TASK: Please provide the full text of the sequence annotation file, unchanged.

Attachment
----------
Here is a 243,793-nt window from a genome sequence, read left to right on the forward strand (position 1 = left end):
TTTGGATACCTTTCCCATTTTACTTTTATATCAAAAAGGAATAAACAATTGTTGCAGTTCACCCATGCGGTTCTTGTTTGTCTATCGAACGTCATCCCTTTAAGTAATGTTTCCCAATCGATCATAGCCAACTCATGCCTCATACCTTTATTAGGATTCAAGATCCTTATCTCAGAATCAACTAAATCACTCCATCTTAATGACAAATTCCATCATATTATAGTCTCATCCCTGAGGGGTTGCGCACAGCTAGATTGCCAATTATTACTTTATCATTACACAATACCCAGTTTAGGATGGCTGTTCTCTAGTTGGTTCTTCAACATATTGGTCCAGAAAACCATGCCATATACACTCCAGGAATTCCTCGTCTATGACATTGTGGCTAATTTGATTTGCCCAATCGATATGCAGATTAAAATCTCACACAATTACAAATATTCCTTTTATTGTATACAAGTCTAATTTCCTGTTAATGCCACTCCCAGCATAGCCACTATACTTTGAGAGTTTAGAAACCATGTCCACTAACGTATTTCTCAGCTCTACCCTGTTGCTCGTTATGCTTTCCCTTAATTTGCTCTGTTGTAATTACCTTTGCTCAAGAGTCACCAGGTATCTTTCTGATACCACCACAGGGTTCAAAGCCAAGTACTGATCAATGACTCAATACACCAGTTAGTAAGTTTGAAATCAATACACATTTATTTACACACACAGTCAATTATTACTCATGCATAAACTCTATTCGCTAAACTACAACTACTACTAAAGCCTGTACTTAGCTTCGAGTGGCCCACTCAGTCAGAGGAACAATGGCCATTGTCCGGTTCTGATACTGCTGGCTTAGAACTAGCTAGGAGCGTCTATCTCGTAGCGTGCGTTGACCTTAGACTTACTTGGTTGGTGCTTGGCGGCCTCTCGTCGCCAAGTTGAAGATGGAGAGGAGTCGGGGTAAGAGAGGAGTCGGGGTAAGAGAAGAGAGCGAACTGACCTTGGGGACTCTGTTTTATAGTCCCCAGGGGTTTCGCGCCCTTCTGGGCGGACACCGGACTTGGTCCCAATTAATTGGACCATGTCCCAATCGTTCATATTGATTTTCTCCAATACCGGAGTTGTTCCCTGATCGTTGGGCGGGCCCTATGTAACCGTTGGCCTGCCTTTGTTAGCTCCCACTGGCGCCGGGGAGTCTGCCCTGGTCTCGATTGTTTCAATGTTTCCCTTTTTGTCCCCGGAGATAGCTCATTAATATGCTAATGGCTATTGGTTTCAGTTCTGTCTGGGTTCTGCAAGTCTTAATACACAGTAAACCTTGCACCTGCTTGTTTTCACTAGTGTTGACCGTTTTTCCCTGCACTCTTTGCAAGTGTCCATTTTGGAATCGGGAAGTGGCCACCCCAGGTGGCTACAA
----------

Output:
Here is a 243,793-nt window from a genome sequence, read left to right on the forward strand (position 1 = left end):
TTTGGATACCTTTCCCATTTTACTTTTATATCAAAAAGGAATAAACAATTGTTGCAGTTCACCCATGCGGTTCTTGTTTGTCTATCGAACGTCATCCCTTTAAGTAATGTTTCCCAATCGATCATAGCCAACTCATGCCTCATACCTTTATTAGGATTCAAGATCCTTATCTCAGAATCAACTAAATCACTCCATCTTAATGACAAATTCCATCATATTATAGTCTCATCCCTGAGGGGTTGCGCACAGCTAGATTGCCAATTATTACTTTATCATTACACAATACCCAGTTTAGGATGGCTGTTCTCTAGTTGGTTCTTCAACATATTGGTCCAGAAAACCATGCCATATACACTCCAGGAATTCCTCGTCTATGACATTGTGGCTAATTTGATTTGCCCAATCGATATGCAGATTAAAATCTCACACAATTACAAATATTCCTTTTATTGTATACAAGTCTAATTTCCTGTTAATGCCACTCCCAGCATAGCCACTATACTTTGAGAGTTTAGAAACCATGTCCACTAACGTATTTCTCAGCTCTACCCTGTTGCTCGTTATGCTTTCCCTTAATTTGCTCTGTTGTAATTACCTTTGCTCAAGAGTCACCAGGTATCTTTCTGATACCACCACAGGGTTCAAAGCCAAGTACTGATCAATGACTCAATACACCAGTTAGTAAGTTTGAAATCAATACACATTTATTTACACACACAGTCAATTATTACTCATGCATAAACTCTATTCGCTAAACTACAACTACTACTAAAGCCTGTACTTAGCTTCGAGTGGCCCACTCAGTCAGAGGAACAATGGCCATTGTCCGGTTCTGATACTGCTGGCTTAGAACTAGCTAGGAGCGTCTATCTCGTAGCGTGCGTTGACCTTAGACTTACTTGGTTGGTGCTTGGCGGCCTCTCGTCGCCAAGTTGAAGATGGAGAGGAGTCGGGGTAAGAGAGGAGTCGGGGTAAGAGAAGAGAGCGAACTGACCTTGGGGACTCTGTTTTATAGTCCCCAGGGGTTTCGCGCCCTTCTGGGCGGACACCGGACTTGGTCCCAATTAATTGGACCATGTCCCAATCGTTCATATTGATTTTCTCCAATACCGGAGTTGTTCCCTGATCGTTGGGCGGGCCCTATGTAACCGTTGGCCTGCCTTTGTTAGCTCCCACTGGCGCCGGGGAGTCTGCCCTGGTCTCGATTGTTTCAATGTTTCCCTTTTTGTCCCCGGAGATAGCTCATTAATATGCTAATGGCTATTGGTTTCAGTTCTGTCTGGGTTCTGCAAGTCTTAATACACAGTAAACCTTGCACCTGCTTGTTTTCACTAGTGTTGACCGTTTTTCCCTGCACTCTTTGCAAGTGTCCATTTTGGAATCGGGAAGTGGCCACCCCAGGTGGCTACAA